Chemistry of water -Part 13-

In the previous article, we talked about collecting water samples before analysis, where we touched on the steps that must be followed before collecting samples, in addition to the materials used to manufacture sampling bottles and how to choose the appropriate material according to the type of analysis to be conducted. Today, we will discuss the method of collecting water from various sources, and then we will discuss the methods of preservation and storage of water samples.

  • The method of collecting the sample depends on the source of the water that we want to analyze. If we want to analyze tap water, for example, we must let the water run for ten minutes. And we take small samples from several points and mix them together to get the typical sample if the water source is a lake; on the other hand, it is crucial to collect several samples throughout time and space and to process them independently. As for open water basins, closed water tanks, and river water, the flask is immersed in the water medium away from the sides, and at a certain distance from the surface, while avoiding stirring.

Preservation and Storage of Water Samples:

Depending on the circumstances, removing a water sample from its natural environment may causes more or less substantial alterations. On the time scale we are working on, some can be regarded as stable, but others, like temperature, conductivity, pH, and dissolved gases, as well as nitrates and sulfates, change rapidly. Therefore, when the analysis requires leaving the water sample for a certain period of time before performing it, certain substances are added to the sample to preserve it.

The time period between taking the sample and conducting the analysis depends on the type of the required analysis. Some analyses are conducted directly, and some need to leave the sample for a certain period of time. As that, changes in the solution can also be caused by contact with air and decompression.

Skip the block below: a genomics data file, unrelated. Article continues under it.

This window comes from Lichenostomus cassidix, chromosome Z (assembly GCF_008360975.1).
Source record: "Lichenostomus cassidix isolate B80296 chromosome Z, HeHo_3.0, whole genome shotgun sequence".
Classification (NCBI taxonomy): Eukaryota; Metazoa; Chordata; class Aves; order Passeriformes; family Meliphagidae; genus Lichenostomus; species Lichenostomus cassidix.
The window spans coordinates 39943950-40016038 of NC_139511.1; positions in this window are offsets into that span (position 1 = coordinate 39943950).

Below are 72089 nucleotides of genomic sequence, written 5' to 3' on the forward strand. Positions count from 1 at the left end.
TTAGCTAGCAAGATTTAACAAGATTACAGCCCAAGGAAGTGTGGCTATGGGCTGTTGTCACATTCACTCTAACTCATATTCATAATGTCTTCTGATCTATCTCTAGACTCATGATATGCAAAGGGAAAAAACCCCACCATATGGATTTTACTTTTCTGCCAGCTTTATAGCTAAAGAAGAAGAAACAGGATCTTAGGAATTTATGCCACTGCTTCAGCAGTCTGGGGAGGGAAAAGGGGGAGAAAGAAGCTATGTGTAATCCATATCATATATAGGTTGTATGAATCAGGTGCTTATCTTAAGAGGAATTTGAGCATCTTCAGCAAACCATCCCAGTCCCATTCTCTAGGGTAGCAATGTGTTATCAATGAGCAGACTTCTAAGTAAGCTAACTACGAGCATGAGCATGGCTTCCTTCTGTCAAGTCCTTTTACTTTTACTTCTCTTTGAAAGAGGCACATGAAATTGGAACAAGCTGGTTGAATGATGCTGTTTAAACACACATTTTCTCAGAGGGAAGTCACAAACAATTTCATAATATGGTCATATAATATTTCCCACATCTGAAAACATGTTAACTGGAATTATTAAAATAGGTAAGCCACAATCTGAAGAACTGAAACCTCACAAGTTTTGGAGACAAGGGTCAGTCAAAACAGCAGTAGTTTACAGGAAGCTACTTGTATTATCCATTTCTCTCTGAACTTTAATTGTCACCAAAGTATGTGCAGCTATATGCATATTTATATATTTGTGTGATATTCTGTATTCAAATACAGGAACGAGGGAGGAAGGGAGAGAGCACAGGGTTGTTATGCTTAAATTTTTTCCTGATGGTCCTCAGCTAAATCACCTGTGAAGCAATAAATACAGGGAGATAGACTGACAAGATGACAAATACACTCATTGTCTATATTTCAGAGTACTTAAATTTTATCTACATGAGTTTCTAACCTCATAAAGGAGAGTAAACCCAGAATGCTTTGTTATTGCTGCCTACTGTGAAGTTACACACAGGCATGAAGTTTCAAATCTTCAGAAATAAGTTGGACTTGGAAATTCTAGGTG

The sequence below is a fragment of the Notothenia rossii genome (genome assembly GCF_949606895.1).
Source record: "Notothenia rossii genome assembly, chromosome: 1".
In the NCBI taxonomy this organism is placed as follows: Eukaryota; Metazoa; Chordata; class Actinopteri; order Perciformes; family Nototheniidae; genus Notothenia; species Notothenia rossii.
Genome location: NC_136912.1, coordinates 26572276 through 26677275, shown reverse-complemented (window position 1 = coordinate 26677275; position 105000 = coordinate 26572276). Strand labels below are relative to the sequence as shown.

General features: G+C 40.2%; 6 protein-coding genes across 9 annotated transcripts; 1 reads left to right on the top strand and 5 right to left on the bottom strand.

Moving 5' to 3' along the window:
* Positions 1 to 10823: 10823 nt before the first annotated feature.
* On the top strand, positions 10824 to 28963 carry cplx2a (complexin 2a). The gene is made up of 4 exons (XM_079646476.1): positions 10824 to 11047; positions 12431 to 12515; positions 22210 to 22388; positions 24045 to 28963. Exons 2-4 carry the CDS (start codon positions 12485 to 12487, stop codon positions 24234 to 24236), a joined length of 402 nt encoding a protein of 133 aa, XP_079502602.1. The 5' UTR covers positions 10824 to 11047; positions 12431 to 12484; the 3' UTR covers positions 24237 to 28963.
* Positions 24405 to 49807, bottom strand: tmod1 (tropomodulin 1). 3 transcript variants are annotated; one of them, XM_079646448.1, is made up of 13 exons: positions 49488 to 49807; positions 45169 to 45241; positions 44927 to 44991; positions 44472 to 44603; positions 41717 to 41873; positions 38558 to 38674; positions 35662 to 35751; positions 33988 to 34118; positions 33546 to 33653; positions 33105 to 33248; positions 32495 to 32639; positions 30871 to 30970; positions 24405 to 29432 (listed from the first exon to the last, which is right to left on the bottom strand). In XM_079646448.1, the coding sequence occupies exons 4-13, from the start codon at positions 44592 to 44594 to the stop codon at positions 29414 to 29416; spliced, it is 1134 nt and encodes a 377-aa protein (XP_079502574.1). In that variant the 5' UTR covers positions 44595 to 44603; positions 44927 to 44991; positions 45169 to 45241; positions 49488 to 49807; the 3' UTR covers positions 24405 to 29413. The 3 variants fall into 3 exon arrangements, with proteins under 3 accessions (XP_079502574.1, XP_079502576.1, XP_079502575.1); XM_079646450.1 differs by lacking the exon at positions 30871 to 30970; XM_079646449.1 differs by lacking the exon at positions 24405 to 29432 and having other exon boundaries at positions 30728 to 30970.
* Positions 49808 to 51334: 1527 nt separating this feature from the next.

Conductivity changes whenever chemical balances are altered, which affects the relative proportions of dissolved elements (The overall conductivity of a solution is influenced by all ionic species). Also, the equilibrium constants of the elements in suspension change in response to changes in temperature; numerous chemical processes take place in order to establish new equilibria at the changing ambient temperature, these processes can cause salt to precipitate and encourage gases dissolution; a low temperature, around 4°C, however, stops the reactions from moving forward. As the water temperature rises, the CO2 in solution tends to escape even more; consequently, the pH may alter as a result of carbonate precipitation; and the activity of microorganisms can lower nitrate and sulfate levels.

The basic requirements for storing water samples pending examination are shown in the following table:

[Created by using Word Microsoft]

  • Note:
    Aqueous samples intended for the analysis of sodium, potassium, magnesium and calcium do not require any additions or special conditions to be preserved.



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